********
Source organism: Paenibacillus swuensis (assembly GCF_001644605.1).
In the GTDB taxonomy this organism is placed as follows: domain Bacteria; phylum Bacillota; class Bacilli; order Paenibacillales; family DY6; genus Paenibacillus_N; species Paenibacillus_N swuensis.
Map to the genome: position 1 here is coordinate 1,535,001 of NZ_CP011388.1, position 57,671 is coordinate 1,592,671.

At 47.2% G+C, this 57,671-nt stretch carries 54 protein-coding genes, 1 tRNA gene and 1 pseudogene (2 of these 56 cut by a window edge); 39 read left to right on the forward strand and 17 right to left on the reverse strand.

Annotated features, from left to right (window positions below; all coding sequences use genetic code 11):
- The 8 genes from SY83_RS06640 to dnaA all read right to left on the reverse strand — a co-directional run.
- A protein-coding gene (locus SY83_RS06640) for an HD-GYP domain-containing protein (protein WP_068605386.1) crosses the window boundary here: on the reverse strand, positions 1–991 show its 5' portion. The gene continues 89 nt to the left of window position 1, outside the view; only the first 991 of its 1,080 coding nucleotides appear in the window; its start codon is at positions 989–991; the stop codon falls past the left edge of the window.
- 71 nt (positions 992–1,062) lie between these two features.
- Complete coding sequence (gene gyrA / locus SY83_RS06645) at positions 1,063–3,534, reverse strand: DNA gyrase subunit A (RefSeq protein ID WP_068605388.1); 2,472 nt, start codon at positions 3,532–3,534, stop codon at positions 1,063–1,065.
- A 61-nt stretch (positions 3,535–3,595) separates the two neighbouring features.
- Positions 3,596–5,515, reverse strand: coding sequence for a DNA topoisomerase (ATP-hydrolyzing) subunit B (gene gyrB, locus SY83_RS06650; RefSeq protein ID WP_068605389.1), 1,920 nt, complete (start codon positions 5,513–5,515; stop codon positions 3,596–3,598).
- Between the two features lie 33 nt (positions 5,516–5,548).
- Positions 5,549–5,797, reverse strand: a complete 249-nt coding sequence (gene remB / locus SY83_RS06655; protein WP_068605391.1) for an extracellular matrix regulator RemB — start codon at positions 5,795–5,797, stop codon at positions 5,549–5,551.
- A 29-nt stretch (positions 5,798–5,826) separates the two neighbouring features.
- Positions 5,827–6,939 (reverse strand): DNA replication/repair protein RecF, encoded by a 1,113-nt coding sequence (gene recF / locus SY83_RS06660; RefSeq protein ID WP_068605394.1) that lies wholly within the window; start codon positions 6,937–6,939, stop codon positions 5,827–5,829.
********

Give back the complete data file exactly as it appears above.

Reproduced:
Source organism: Paenibacillus swuensis (assembly GCF_001644605.1).
In the GTDB taxonomy this organism is placed as follows: domain Bacteria; phylum Bacillota; class Bacilli; order Paenibacillales; family DY6; genus Paenibacillus_N; species Paenibacillus_N swuensis.
Map to the genome: position 1 here is coordinate 1,535,001 of NZ_CP011388.1, position 57,671 is coordinate 1,592,671.

At 47.2% G+C, this 57,671-nt stretch carries 54 protein-coding genes, 1 tRNA gene and 1 pseudogene (2 of these 56 cut by a window edge); 39 read left to right on the forward strand and 17 right to left on the reverse strand.

Annotated features, from left to right (window positions below; all coding sequences use genetic code 11):
- The 8 genes from SY83_RS06640 to dnaA all read right to left on the reverse strand — a co-directional run.
- A protein-coding gene (locus SY83_RS06640) for an HD-GYP domain-containing protein (protein WP_068605386.1) crosses the window boundary here: on the reverse strand, positions 1–991 show its 5' portion. The gene continues 89 nt to the left of window position 1, outside the view; only the first 991 of its 1,080 coding nucleotides appear in the window; its start codon is at positions 989–991; the stop codon falls past the left edge of the window.
- 71 nt (positions 992–1,062) lie between these two features.
- Complete coding sequence (gene gyrA / locus SY83_RS06645) at positions 1,063–3,534, reverse strand: DNA gyrase subunit A (RefSeq protein ID WP_068605388.1); 2,472 nt, start codon at positions 3,532–3,534, stop codon at positions 1,063–1,065.
- A 61-nt stretch (positions 3,535–3,595) separates the two neighbouring features.
- Positions 3,596–5,515, reverse strand: coding sequence for a DNA topoisomerase (ATP-hydrolyzing) subunit B (gene gyrB, locus SY83_RS06650; RefSeq protein ID WP_068605389.1), 1,920 nt, complete (start codon positions 5,513–5,515; stop codon positions 3,596–3,598).
- Between the two features lie 33 nt (positions 5,516–5,548).
- Positions 5,549–5,797, reverse strand: a complete 249-nt coding sequence (gene remB / locus SY83_RS06655; protein WP_068605391.1) for an extracellular matrix regulator RemB — start codon at positions 5,795–5,797, stop codon at positions 5,549–5,551.
- A 29-nt stretch (positions 5,798–5,826) separates the two neighbouring features.
- Positions 5,827–6,939 (reverse strand): DNA replication/repair protein RecF, encoded by a 1,113-nt coding sequence (gene recF / locus SY83_RS06660; RefSeq protein ID WP_068605394.1) that lies wholly within the window; start codon positions 6,937–6,939, stop codon positions 5,827–5,829.